Avoiding square one

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Avoiding square one

San Francisco’s Yellow Cab Cooperative filed for bankruptcy in January. The company’s president said it was struggling with liability claims from taxi accidents and competition with new mobile application-based services. One of the mobile apps referenced was Uber. Around the same time, Parisian taxi drivers protested over Uber.

Also in January, over 100 Uber drivers in the New York City area held a protest in front of a local Uber office, denouncing the headquarters’ decision to lower fare rates by 15 percent.

One driver explained he had been working six days a week, eight hours a day, but the rate cut would force him to work 10 to 14 hours a day to make as much. “They call us partners, but they’re treating us like slaves,” he said.

Uber is often considered synonymous with the “sharing economy.” In 2008, Harvard University professor Lawrence Lessig first used the term to describe the way existing goods and services can be lent and borrowed as necessary. Through this, a new market is created.

But there are adverse effects. Taxi companies are closing their doors as they lose business to Uber, and the protests from Uber drivers have shown that the company has become just an app-based car service. This is far from collaborative consumption.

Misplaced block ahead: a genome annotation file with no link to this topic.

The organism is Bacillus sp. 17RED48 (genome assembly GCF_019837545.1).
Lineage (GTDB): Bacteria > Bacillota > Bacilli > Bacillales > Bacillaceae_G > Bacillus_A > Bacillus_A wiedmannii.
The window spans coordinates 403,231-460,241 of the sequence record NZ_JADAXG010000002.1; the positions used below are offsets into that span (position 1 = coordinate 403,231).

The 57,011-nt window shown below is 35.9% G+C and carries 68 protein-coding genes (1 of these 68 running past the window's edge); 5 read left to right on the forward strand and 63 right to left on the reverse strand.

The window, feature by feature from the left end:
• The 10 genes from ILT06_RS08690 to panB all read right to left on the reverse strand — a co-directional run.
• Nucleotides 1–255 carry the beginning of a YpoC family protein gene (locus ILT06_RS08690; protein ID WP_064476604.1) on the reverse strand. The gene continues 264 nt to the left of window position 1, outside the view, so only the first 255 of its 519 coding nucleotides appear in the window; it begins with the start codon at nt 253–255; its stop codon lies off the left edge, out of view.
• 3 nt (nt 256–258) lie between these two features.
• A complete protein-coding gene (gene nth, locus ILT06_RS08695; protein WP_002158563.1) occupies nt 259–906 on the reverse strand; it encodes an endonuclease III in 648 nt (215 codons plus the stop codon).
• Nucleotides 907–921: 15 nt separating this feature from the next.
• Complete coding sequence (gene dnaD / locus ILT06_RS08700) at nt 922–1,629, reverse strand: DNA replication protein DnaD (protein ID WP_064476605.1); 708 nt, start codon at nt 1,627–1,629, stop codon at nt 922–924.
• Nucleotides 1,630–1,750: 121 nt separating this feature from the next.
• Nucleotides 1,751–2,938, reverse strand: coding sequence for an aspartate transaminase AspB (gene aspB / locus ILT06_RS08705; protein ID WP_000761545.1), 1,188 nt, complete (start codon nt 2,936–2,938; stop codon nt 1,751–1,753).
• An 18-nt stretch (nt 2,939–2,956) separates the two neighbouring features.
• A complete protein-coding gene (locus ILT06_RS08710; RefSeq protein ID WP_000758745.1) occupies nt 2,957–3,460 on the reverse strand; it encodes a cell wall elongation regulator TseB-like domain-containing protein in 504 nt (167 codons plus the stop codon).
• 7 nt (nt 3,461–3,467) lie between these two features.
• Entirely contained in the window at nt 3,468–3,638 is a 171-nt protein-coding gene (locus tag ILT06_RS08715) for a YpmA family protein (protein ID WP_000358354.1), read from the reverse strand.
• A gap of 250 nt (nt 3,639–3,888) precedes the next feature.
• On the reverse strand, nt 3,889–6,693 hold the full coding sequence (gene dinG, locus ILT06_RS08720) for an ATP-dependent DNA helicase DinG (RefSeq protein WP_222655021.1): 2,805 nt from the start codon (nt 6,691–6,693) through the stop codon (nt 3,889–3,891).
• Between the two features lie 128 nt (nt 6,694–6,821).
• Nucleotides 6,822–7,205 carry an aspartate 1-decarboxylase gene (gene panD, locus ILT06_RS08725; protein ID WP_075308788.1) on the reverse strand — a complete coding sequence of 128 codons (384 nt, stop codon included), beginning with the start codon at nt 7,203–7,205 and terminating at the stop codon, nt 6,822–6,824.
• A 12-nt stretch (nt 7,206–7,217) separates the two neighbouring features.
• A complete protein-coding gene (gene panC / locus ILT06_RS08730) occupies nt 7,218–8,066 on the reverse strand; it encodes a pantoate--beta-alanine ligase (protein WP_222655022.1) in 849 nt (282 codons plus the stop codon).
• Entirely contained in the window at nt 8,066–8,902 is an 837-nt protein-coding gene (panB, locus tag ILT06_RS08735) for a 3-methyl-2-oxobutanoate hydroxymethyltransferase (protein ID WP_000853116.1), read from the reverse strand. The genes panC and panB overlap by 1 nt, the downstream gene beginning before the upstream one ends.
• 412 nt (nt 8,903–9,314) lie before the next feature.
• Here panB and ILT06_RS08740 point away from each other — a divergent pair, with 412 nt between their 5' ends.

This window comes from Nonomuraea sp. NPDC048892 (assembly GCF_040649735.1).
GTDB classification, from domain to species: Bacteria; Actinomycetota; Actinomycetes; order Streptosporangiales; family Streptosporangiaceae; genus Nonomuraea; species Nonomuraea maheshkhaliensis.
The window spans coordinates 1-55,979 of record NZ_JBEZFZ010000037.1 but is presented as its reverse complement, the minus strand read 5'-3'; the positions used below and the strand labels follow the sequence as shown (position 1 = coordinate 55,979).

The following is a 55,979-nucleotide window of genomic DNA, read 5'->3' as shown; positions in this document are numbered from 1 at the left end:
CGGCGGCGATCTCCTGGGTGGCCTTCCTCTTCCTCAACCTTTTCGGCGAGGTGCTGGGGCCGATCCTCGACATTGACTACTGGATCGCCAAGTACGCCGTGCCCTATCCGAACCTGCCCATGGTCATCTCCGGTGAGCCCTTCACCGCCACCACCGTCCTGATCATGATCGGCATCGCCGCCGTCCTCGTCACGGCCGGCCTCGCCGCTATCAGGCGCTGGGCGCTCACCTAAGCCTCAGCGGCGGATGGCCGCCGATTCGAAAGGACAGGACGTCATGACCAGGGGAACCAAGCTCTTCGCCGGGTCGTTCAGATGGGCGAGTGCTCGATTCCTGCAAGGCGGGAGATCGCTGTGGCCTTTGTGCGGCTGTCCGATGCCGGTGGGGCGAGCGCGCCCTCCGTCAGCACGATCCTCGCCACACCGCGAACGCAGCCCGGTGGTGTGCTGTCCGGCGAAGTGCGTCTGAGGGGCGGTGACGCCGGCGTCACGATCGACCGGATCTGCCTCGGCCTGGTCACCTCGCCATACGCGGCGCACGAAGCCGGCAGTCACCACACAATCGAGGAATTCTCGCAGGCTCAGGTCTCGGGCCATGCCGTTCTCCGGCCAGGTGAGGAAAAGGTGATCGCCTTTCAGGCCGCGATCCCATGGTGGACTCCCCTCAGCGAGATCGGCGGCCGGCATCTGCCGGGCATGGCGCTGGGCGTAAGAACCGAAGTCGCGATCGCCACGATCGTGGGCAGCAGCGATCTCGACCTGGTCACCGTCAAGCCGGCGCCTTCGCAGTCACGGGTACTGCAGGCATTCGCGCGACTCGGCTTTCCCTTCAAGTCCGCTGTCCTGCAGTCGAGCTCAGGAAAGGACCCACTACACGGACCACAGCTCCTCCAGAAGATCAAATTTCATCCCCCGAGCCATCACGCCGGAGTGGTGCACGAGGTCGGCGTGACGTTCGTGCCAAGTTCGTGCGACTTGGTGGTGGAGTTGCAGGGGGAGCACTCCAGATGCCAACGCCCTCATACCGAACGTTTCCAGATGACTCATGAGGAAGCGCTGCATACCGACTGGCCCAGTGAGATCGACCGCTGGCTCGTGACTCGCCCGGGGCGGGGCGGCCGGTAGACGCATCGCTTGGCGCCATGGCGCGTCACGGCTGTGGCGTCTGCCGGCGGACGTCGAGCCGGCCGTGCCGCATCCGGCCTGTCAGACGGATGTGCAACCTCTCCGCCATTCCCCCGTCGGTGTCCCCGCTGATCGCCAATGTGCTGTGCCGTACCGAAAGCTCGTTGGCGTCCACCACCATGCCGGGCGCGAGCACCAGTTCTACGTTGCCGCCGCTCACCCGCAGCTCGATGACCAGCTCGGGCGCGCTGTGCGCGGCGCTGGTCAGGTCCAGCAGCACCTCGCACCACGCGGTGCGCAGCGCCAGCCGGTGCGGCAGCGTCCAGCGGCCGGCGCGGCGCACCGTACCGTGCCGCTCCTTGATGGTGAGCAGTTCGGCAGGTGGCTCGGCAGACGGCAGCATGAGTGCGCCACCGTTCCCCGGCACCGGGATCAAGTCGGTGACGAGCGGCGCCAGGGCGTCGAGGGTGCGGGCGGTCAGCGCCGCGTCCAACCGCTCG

The sharing economy has become a buzzword in Korea. The government recently finalized a deregulation plan to nurture new service businesses. Most notably, the Korean version of Airbnb, which allows people to use their homes as guesthouses for tourists, is now permitted. In the United States, Airbnb has grown to threaten global hotel chains and was recently valued at $24 billion.

Nurturing new ICT-based industries is a global trend that Korea cannot go against. However, we also need to thoroughly study the consequences of participation, such as existing companies going out of business and people losing jobs. Some argue that industries without competitiveness are bound to die when exposed to a free market. As ICT-based industries develop, the number of existing jobs may decrease, but the service market will grow to create new jobs. Still, a complete lack of regulation could highlight inherent inequality among competitors.

The creation of new jobs will take time, but bankruptcy and unemployment are imminent. That is why we cannot transition to the new paradigm so quickly. The sharing economy may destroy just as many new jobs as it creates. We need to be prudent and make sure we don’t wind up back at square one.

The author is editor of People & Section of the JoongAng Ilbo.

JoongAng Ilbo, March 3, Page 34

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